The BERS was vital to British interests and the government was extremely anxious that it be maintained both to transmit the news and as a receiving station for GCHQ. Any interference with it’s functioning would be regarded as catastrophic. It was important to keep the sultan “sweet”. RAF Masirah, unlike RAF Salalah, was critical for the British whilst Salalah was critical for the sultan. The Brits were “on the hook” and shouldering the cost and management of Salalah probably ensured our continued presence on Masirah.
In the years immediately following WW2 It was government policy to promote the BBC World Service. In an era where there was no World Wide Web and no domestic satellite communications the news was broadcast by large land based transmitters of huge power which depended on ionospheric reflection and of limited range which varied by day and by night and a new site was sought.
The first transmitter to broadcast the World Service to the Middle East and to places such as Pakistan and India was set up in Berbera in 1960. Political unrest after Somaliland became independent meant that it had to be moved to Perim Island, a former Victorian coaling station, in the Bab el Mandeb Strait which was considered secure whereas that was not so in Aden where there was increasing unrest. Unfortunately there was a fire which burnt the whole place down in 1966.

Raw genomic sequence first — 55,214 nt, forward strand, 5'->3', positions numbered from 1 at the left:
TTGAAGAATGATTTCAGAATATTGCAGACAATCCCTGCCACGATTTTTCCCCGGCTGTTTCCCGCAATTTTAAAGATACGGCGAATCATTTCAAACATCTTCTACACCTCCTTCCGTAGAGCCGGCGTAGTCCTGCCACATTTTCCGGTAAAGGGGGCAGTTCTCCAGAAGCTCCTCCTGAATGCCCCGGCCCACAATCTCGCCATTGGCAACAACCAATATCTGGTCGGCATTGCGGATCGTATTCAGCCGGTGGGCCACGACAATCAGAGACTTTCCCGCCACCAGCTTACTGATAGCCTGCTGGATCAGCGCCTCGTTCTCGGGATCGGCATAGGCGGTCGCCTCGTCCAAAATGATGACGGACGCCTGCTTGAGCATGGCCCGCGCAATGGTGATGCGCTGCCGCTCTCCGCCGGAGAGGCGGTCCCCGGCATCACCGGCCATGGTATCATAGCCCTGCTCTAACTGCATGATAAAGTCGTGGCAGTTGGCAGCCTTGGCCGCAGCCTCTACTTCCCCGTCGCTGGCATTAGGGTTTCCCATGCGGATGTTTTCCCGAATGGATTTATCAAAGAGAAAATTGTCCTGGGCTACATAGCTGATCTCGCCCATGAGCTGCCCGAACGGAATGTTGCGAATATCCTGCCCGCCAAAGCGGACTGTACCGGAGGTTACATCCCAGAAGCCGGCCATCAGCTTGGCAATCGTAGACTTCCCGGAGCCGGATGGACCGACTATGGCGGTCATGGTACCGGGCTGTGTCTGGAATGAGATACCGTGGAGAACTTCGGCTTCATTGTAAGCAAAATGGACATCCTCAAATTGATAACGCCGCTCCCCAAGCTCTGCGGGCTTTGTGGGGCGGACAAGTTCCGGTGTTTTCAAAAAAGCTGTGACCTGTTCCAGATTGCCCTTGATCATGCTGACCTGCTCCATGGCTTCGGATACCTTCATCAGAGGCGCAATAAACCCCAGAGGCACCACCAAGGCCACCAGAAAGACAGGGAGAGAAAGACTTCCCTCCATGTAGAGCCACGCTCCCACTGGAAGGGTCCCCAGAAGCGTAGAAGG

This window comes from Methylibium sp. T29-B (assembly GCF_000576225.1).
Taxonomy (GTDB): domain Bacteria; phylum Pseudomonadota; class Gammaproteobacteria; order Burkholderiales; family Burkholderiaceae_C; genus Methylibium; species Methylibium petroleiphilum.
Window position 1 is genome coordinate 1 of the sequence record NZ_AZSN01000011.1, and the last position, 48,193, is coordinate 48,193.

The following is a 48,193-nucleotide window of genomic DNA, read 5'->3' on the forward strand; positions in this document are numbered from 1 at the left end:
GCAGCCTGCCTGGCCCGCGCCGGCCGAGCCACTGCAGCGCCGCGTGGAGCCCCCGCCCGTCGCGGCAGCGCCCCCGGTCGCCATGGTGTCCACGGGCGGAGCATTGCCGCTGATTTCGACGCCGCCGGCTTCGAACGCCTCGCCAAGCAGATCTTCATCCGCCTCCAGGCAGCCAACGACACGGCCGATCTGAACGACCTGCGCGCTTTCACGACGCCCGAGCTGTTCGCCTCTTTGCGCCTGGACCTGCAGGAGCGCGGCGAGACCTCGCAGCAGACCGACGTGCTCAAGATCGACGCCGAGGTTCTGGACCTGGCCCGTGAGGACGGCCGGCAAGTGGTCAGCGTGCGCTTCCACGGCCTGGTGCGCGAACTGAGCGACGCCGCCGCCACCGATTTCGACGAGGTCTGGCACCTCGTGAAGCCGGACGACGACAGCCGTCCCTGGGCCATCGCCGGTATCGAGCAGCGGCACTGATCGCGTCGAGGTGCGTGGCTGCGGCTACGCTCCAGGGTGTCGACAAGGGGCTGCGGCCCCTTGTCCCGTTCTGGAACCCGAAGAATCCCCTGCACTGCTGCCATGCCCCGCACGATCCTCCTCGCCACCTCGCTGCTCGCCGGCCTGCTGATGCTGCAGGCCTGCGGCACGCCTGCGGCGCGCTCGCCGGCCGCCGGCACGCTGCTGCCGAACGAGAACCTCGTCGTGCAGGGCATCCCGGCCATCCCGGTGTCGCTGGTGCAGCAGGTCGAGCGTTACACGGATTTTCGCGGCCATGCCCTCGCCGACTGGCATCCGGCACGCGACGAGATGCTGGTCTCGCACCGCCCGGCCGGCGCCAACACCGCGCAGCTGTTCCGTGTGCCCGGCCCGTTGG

The BBC needed in excess of thirty acres. There had to be room for a series of tall towers to support the antennas. There had to be buildings to house the equipment and there had to be a separate site for the satellite downlink some miles distant from the transmitters.
Most importantly there had to be power. The transmitters had four 250Kw valves and four 50 Kw valves. These grounded grid monsters had consumed so much energy on Perim Island that the Napier Deltic Diesel engines that provided it had burst into flames. Bizarrely on Masirah the fuel for the generators was floated ashore in oil drums by airmen in swimming trunks and pumped around the north side of the island in an above ground pipeline to the BERS site.
In time the Masirah site closed and the BBC World Service for South East Asia was transmitted from the mainland of Oman from a site near Al Ashkharah and from a site in Singapore at Kranji. There is still an audience that relies on these old-fashioned transmitters who do not have either the Internet, FM or satellite services.